9,000 years ago most of the Sahara was covered by large lakes and savannah that were populated by herds of wild game…
Scientists from the GEOMAR Helmholtz Centre for Ocean Research Kiel and the Royal Netherlands Institute for Sea Research (NIOZ) now have discovered that vegetation at the end of the Green Sahara disappeared much faster than previously assumed. This probably forced the Neolithic populations to start farming. The study has been published in the international open-access journal PLOS ONE.
Reconstructing the climate of the past is an important tool for scientists to better understand and predict future climate changes. This also applies to the relationships between human activities and environmental changes. In that respect, the Sahara Desert and the Nile valley are key areas since they underwent drastic environmental modification during the course of the last 10,000 years. In the same period, called Holocene by scientists, they were as well the scene of crucial steps of human evolution.
At the beginning of the Holocene precipitation in northern Africa was much higher than today. The Sahara was a green savannah where large herds of wild game lived. But in the following millennia the region became one of the most arid areas on Earth.
“Though the changes in temperatures and precipitation needed millennia, the vegetation changed dramatically in the course of centuries or even decades”, says lead author of the study, Dr. Cecile Blanchet.
The initial forcing of the climatic changes during the Holocene was a southward migration of the African monsoon and its associated rain belt. “But there are large regional discrepancies in timing and intensity of the changes, the underlying mechanisms of which remain equivocal”, explains Professor Martin Frank, palaeo-oceanographer at GEOMAR and co-author of the study. During the same epoch, Neolithic human populations also underwent important evolution, such as the initiation of food production and the sedentariness of previously mobile hunter-gatherer populations. “Providing a more precise timeframe for the wet-dry transition at the end of the African Humid Period is therefore crucial to understand early human-environment relationships”, adds Professor Stefan Schouten from NIOZ, also co-author.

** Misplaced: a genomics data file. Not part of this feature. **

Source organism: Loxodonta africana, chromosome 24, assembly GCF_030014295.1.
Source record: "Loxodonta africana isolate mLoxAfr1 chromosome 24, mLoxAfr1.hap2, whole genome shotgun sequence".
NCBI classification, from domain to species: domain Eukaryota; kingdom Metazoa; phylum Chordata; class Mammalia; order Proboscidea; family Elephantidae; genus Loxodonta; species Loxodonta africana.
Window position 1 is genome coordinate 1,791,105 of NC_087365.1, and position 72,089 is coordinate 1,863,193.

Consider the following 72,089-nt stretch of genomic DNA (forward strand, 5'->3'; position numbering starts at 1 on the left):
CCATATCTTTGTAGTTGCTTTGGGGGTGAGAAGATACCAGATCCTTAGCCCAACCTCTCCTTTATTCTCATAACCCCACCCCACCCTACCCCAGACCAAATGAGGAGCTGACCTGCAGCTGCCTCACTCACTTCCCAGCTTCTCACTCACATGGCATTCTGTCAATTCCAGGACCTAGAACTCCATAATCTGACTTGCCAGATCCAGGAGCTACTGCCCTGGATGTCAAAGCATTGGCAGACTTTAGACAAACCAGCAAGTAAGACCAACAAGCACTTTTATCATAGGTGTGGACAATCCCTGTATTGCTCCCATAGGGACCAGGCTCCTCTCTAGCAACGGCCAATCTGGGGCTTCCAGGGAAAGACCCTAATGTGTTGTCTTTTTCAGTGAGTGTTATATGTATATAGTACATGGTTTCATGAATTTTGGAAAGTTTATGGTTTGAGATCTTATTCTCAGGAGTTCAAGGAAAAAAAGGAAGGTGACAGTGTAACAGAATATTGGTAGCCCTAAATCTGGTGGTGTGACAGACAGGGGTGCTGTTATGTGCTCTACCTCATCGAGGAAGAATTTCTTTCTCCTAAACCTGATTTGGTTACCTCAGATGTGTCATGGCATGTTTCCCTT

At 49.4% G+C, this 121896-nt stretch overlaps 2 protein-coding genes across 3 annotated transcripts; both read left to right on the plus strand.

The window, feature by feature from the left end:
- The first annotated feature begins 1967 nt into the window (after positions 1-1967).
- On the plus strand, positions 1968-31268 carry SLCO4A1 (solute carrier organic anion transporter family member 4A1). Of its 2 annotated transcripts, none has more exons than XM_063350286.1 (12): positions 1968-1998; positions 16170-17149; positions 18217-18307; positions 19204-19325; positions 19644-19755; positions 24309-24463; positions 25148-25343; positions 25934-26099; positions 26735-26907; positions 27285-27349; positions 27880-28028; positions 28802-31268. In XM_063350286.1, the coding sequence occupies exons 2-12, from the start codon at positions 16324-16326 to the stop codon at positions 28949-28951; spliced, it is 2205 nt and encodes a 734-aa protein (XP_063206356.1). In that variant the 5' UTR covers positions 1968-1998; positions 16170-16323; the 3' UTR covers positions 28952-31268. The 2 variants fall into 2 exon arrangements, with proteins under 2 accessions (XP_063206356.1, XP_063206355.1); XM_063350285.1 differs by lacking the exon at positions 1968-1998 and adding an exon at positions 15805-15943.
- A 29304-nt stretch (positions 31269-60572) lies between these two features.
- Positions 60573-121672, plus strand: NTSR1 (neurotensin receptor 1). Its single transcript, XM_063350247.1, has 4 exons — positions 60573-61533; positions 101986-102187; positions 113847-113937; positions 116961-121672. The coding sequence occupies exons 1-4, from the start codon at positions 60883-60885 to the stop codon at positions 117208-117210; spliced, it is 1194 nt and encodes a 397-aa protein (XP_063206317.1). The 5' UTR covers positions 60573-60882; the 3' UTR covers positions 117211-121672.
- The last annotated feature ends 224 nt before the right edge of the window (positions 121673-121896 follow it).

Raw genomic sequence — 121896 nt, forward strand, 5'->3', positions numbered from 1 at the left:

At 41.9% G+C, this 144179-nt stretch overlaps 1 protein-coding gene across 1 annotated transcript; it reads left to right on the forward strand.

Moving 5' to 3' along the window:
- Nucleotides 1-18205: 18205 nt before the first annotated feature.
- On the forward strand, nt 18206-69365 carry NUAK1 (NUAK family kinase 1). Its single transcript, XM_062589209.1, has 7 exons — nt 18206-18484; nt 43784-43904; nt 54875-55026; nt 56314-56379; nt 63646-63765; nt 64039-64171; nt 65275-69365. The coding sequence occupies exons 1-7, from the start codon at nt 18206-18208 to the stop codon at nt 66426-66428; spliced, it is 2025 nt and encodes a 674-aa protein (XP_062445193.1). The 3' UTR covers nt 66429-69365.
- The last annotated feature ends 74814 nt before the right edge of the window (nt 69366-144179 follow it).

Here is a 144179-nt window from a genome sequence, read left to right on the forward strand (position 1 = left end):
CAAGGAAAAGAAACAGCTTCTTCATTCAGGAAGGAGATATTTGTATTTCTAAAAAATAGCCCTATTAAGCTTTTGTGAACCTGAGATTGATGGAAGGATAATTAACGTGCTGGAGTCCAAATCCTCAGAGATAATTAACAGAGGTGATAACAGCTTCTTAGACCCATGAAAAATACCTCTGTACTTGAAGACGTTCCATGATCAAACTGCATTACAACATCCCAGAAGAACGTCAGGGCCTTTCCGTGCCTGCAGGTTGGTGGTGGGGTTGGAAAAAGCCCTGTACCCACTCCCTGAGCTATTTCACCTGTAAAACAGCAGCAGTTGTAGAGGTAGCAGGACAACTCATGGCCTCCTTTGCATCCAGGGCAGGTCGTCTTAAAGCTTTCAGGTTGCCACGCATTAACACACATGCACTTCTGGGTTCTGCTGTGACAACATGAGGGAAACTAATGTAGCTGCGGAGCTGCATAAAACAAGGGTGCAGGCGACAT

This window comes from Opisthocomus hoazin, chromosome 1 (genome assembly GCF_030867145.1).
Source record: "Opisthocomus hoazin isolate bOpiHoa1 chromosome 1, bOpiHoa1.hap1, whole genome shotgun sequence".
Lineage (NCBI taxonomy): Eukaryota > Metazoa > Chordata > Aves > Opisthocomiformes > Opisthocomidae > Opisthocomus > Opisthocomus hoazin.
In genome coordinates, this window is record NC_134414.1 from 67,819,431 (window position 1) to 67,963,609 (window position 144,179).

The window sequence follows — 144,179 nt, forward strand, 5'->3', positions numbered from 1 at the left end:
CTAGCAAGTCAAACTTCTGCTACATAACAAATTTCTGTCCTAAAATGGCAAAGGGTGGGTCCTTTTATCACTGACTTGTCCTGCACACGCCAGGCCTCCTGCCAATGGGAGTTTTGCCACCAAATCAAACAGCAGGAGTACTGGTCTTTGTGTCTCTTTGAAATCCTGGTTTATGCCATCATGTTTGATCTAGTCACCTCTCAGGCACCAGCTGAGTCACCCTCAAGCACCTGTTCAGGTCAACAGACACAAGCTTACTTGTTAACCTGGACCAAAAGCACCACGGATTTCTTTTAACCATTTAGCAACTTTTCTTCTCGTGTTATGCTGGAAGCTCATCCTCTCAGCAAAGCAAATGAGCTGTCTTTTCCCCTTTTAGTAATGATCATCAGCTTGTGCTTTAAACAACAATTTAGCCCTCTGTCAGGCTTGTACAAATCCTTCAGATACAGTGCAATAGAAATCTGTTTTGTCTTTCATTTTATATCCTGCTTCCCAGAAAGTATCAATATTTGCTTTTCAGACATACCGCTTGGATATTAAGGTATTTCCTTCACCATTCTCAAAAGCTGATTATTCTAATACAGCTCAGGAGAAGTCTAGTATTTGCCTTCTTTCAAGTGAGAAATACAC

For the study Blanchet, Frank and Schouten analyzed a marine sediment core collected off the mouth of the Nile River in 700 metres depth by the German research vessel POSEIDON. Using an innovative combination of geochemical methods they were able to detect traces of the vegetation and eroded soil which had been transported by the river down to the Mediterranean. This allowed them to precisely reconstruct the changes in vegetation, erosion and river runoff in the Nile watershed and their driving mechanisms during the past 9500 years.
This high-resolution reconstruction shows that a rapid degradation of the vegetation occurred about 8000 years ago while the overall river runoff only decreased gradually. These asynchronous changes highlight the role of threshold mechanisms in controlling the timing of environmental changes. Furthermore, the rapid shifts in vegetation and sediment source occurred earlier than in other regional records and may have exerted a significant pressure on the Neolithic population in northern Africa.
“Maybe these fast changes forced people to use domesticated cattle as a sustainable food resource instead of hunting and gathering”, says Dr. Blanchet. Finally the aridification may have forced most of the population to move to the fertile Nile valley, which ultimately gave rise to the development of the high cultures of the Egyptian Pharaonic Kingdoms. “Of course, further research is needed to confirm this relationship between climate and human evolution. But with our results, we have strong evidence that even a slow climate change can cause rapid and dramatic changes in the environment, which would surely impact human societies” says Dr. Blanchet.